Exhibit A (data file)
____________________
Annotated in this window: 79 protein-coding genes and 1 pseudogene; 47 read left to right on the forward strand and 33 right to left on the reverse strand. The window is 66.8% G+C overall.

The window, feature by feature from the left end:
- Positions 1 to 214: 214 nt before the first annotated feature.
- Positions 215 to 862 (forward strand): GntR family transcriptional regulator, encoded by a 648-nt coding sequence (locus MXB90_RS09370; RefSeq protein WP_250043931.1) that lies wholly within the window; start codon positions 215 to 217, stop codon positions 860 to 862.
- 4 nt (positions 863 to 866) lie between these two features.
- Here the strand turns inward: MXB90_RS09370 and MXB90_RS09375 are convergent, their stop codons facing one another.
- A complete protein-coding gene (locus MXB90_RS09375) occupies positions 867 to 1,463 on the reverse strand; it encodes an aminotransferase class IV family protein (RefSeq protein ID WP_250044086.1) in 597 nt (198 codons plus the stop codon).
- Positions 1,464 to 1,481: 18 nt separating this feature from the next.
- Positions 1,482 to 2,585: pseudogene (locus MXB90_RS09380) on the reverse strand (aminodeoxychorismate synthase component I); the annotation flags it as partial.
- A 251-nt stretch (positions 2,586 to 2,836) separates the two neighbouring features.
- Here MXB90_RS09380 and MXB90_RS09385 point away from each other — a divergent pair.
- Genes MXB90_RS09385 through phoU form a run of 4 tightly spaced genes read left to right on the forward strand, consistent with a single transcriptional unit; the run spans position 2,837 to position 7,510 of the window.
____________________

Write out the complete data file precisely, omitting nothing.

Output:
Annotated in this window: 79 protein-coding genes and 1 pseudogene; 47 read left to right on the forward strand and 33 right to left on the reverse strand. The window is 66.8% G+C overall.

The window, feature by feature from the left end:
- Positions 1 to 214: 214 nt before the first annotated feature.
- Positions 215 to 862 (forward strand): GntR family transcriptional regulator, encoded by a 648-nt coding sequence (locus MXB90_RS09370; RefSeq protein WP_250043931.1) that lies wholly within the window; start codon positions 215 to 217, stop codon positions 860 to 862.
- 4 nt (positions 863 to 866) lie between these two features.
- Here the strand turns inward: MXB90_RS09370 and MXB90_RS09375 are convergent, their stop codons facing one another.
- A complete protein-coding gene (locus MXB90_RS09375) occupies positions 867 to 1,463 on the reverse strand; it encodes an aminotransferase class IV family protein (RefSeq protein ID WP_250044086.1) in 597 nt (198 codons plus the stop codon).
- Positions 1,464 to 1,481: 18 nt separating this feature from the next.
- Positions 1,482 to 2,585: pseudogene (locus MXB90_RS09380) on the reverse strand (aminodeoxychorismate synthase component I); the annotation flags it as partial.
- A 251-nt stretch (positions 2,586 to 2,836) separates the two neighbouring features.
- Here MXB90_RS09380 and MXB90_RS09385 point away from each other — a divergent pair.
- Genes MXB90_RS09385 through phoU form a run of 4 tightly spaced genes read left to right on the forward strand, consistent with a single transcriptional unit; the run spans position 2,837 to position 7,510 of the window.